16. Since going to press, have any links come forward that you wish had been included?

Happily, no. But the book has only been out for a couple of months. I’m sure we’ll be hearing from people.
17. After links, the next best form of golf is surely heathland. Any thoughts on a companion coffee table book?

That’s a nice idea, and I’m sure Malcolm and I would enjoy the challenge, but heathland is pretty much a UK thing isn’t it? Also, I’m afraid it lacks the romance, and therefore the commercial viability of links golf.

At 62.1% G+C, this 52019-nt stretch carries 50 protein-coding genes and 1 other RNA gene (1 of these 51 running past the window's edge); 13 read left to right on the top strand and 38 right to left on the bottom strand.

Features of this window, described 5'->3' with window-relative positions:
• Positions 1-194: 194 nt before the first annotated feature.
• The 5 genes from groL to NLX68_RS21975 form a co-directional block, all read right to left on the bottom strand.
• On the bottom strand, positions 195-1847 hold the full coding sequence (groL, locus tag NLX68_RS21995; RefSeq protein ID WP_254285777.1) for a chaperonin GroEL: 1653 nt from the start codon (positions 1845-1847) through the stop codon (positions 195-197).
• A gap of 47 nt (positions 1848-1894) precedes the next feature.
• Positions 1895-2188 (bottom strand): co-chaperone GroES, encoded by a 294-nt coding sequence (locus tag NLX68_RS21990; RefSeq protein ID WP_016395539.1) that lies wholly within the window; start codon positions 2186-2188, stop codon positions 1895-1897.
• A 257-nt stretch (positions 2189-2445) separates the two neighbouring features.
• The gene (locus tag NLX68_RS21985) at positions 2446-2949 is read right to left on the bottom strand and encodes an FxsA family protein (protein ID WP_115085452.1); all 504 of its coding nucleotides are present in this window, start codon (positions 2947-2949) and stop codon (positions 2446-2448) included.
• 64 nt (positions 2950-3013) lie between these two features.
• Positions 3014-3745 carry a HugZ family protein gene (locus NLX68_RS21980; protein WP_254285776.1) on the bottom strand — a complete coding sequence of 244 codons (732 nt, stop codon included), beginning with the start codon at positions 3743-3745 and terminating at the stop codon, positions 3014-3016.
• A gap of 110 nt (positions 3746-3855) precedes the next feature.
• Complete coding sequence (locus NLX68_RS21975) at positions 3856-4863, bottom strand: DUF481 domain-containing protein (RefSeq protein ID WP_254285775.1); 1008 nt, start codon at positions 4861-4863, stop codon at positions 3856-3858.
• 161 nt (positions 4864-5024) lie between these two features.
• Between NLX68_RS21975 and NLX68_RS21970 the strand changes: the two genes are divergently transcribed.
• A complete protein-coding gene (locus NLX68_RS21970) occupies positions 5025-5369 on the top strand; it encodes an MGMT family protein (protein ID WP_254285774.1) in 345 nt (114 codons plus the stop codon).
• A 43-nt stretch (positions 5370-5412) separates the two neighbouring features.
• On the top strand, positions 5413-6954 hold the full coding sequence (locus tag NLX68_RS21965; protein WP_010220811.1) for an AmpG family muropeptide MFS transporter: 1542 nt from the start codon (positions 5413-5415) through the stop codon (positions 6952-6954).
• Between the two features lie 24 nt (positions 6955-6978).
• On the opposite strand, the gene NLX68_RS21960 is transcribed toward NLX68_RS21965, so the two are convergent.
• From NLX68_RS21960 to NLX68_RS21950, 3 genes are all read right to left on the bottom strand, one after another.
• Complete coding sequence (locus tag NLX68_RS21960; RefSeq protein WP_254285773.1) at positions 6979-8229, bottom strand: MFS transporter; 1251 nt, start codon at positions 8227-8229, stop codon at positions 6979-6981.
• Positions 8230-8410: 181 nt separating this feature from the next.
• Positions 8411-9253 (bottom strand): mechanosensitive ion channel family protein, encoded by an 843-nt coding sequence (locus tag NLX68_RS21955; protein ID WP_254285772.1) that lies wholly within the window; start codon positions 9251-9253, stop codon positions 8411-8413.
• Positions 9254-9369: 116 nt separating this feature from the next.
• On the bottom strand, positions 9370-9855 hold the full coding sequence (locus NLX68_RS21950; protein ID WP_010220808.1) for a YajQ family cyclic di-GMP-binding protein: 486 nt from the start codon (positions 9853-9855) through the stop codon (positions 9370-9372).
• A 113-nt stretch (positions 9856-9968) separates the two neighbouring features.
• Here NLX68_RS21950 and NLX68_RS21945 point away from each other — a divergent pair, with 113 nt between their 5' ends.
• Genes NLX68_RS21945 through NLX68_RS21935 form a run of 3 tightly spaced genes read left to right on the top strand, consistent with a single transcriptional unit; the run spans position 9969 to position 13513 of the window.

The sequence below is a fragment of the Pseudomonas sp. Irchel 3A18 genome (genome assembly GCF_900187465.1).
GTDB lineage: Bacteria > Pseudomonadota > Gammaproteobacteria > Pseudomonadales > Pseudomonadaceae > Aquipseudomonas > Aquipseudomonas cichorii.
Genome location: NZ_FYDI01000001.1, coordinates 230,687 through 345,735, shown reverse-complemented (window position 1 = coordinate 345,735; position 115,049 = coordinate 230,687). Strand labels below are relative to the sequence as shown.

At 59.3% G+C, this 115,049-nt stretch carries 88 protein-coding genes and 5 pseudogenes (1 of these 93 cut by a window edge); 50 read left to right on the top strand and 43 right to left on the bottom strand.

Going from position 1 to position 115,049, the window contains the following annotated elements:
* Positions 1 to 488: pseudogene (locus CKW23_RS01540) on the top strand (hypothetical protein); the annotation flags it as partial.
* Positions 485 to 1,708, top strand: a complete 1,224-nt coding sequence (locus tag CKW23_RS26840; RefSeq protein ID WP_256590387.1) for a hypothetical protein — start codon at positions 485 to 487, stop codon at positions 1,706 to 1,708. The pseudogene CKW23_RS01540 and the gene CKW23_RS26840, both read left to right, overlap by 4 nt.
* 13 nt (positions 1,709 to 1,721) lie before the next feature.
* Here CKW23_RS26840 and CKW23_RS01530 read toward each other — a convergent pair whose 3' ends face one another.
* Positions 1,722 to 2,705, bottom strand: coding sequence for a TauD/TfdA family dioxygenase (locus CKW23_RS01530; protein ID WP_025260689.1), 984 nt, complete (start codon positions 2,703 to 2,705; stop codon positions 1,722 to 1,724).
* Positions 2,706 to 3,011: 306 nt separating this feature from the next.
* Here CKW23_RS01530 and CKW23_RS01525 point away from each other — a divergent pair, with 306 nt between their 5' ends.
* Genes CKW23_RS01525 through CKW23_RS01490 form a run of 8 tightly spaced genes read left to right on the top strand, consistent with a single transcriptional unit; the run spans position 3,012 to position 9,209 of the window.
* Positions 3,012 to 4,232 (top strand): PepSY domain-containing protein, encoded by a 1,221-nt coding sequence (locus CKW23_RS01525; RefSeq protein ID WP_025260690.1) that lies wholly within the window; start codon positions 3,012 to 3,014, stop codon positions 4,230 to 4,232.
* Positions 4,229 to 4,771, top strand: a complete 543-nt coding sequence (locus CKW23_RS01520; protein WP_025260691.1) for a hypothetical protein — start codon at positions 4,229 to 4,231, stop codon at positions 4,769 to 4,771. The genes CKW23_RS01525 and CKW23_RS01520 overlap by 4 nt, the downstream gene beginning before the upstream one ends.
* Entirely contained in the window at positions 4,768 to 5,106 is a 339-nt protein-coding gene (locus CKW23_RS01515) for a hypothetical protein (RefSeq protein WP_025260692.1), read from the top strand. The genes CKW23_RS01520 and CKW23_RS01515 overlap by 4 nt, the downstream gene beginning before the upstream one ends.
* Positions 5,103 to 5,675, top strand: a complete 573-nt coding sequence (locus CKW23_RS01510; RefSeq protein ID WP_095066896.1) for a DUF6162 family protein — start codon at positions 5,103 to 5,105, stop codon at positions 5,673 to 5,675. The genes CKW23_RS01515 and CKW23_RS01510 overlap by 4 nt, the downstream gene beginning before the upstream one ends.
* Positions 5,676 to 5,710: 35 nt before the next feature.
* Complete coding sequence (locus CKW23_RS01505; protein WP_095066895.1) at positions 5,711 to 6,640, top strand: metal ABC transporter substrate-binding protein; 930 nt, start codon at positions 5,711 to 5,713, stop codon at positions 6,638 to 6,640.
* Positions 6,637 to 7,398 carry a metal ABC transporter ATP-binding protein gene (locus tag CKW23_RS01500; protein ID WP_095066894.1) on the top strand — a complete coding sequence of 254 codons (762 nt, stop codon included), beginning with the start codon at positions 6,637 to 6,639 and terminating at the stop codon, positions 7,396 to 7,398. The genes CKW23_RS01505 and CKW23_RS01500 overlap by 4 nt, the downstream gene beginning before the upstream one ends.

18. What do you hope people will take away from having read True Links?

I hope they’ll be glad that, for the first time, the world’s genuine links have been collected and identified as a group. I hope the book draws attention to links golf not only as the original form of the game but as the ultimate form. And I know I speak for Malcolm Campbell when I say I hope the book dramatizes both the need to protect the 246 treasures we now have and, whenever and wherever possible, to encourage the creation of more links courses in the years to come.

The End